Whatever system is put in place, keep it and keep it simple. Later on if it is found that the system just doesn’t work, then fix it. Try to impact everyone as little as possible. Maintain the printers through the network as much as possible. It could be a long day if you had to go from workstation to workstation to fix a renamed printer issue.
In part one of this series, I discussed ways to determine your needs. This is the most important step. It won’t matter what printer is purchased if it can’t do what you need it to do. This post will cover the different types of large format printers.
Inkjet or Laser?
There are many different types of printers to choose from. These days’ printers are typically either inkjet or laser. Dot matrix and pen plotters are rarely used anymore even though they can be fun to watch.
Inkjet printers are typically less costly than laser both in initial cost and in ink/toner refills. However they do not produce the same quality print as a laser nor are they as fast. One popular option for some CAD firms is to purchase a laser printer for black and white prints and an inkjet for color prints. For smaller document sized prints, a color laser printer could still fit within the constraints of a budget. Keep in mind your needs. If color, large format prints are produced on a daily or regular basis, then a large format laser printer may be required. The cost can be justified.
Printing documents is a key part of your office’s workflow. It’s important to remember your company’s needs when looking at large format printers to determine how many you need and what kind is best for you. If printing doesn’t happen very often then spend less. If printing happens often, spend what is needed to fit the workload.
When You Need More Than One
Many times more than one printer is needed. Do yourself a favor and plan ahead. Try to purchase the same kind, same manufacturer, same core size (for rolled media), the same everything as much as possible. This makes purchasing maintenance easier and less expensive. It also reduces the space needed to store items. If your two printers are different makes and models then they will require different ink or toner. You will need to purchase ink for printer one and ink for printer two and store them. However, if the two printers took identical ink cartridges then if you purchased one extra it can be used in whichever printer runs out first. Keep your maintenance costs down be making sure as many printers as possible use the same media, ink, etc.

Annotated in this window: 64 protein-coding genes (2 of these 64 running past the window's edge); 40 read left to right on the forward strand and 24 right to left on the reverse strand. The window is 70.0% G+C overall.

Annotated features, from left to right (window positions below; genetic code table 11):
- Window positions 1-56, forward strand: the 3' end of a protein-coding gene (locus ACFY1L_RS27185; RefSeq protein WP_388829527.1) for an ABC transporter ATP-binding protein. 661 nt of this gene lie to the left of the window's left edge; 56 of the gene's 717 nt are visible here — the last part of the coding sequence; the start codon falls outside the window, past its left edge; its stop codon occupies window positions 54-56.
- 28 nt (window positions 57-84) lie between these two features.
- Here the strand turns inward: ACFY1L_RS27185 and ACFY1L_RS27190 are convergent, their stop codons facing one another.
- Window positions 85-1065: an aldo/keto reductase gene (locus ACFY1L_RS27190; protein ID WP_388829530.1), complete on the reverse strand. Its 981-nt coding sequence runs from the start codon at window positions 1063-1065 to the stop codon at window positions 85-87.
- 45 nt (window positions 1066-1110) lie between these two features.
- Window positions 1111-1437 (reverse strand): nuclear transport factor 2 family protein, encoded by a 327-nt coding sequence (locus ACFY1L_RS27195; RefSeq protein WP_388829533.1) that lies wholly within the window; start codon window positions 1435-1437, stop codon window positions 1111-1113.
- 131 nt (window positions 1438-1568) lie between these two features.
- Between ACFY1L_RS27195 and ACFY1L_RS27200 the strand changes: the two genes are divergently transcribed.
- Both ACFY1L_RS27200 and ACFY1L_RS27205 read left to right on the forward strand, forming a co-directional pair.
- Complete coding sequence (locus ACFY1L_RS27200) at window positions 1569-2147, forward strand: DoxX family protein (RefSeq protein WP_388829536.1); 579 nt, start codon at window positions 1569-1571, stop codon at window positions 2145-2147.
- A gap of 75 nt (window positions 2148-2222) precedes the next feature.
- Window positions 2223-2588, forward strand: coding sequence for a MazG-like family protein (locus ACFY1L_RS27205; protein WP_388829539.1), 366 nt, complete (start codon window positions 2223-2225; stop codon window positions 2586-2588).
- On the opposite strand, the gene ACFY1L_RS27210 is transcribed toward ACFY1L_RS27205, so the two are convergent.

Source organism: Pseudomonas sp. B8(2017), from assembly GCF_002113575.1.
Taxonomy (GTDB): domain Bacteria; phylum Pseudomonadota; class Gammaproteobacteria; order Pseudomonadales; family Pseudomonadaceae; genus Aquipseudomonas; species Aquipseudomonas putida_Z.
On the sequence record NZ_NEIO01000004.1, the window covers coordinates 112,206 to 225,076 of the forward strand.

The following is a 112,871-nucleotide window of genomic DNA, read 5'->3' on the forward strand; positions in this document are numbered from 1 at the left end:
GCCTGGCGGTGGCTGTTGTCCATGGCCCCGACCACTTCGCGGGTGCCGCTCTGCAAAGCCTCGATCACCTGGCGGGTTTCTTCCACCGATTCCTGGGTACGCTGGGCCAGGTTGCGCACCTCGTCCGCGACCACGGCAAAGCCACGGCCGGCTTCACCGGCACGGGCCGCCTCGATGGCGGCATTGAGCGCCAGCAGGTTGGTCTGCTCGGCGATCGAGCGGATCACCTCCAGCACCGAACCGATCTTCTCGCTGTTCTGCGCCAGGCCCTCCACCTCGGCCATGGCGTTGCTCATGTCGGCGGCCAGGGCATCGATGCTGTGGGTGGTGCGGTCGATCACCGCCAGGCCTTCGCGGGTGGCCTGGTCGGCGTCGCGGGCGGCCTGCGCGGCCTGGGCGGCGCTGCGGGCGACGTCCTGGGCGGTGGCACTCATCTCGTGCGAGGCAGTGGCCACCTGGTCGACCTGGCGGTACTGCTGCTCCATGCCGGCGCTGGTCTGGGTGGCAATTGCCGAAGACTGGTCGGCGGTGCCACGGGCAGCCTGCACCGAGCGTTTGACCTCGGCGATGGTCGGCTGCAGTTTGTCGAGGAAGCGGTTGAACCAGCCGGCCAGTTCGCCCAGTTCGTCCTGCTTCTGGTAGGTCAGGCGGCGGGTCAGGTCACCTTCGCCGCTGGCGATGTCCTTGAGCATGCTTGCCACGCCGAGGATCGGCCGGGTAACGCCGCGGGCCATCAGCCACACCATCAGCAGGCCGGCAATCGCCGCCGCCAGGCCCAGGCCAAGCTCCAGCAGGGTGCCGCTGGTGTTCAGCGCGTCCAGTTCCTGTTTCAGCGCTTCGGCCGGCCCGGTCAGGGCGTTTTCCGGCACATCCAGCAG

Next I’ll discuss tips for setting up a new large-format printer.
Before CAD became our main design tool, we drew our creations on “the board.” Once drawings were complete, there was a physical product — the drawing itself. It was very likely a piece of vellum or mylar or perhaps just a simple sheet of bond paper. I have even worked with drawings on linen. These drawings could be presented to a client, approval board or municipality. All you needed were copies. That was easy — fire up the diazo and try not to inhale too many fumes.
When CAD replaced the drafting board, there was a fundamental shift in the drafting process. Engineers and architects no longer handed their master drawings to a designer, who handed it to a detailer, who perhaps eventually gave the approved drawing to a tracer or even to an inker. With CAD software there is no physical object to pass through the ranks. Everything is digital. We don’t get a physical sheet drawing until the design is over.
It’s not always easy getting your design on paper.
Each CAD program has its own methods of printing, but we all have similar hardware issues to address when we print from CAD software. When it’s time to get a new plotter (and when I say plotter, I mean wide-format printer), there are a few things to consider when buying the right one for you.
What Do You Need to Print?
Every company is going to have different printing needs. Different design industries will have different requirements as well. The first step in picking out the printer hardware is to determine what your firm prints. Create a list of what this new machine will need to accomplish. Start with the size of the drawings your company produces. List every size and frequency. Will any printing be outsourced or will multiple sheet sets be printed in house? This will help determine the tray and feed roll capacities. If multiple sets will be printed, then print speed will have to be considered.
Who Will Be Printing?
Think about the end users as well. Will multiple users be printing at the same time? This could clog up printing and frustrate staff. Depending on workload, two printers may be a wise choice.
Color or Black and White?
Perhaps a department needs the ability to produce color exhibits. Get one color printer for them and a black and white for everyone else. Or simply only use the color printer only for color prints.
Figure out what will be printed, who will print, when, and how often. Next we’ll talk about the types of printers and how to choose the right one for you.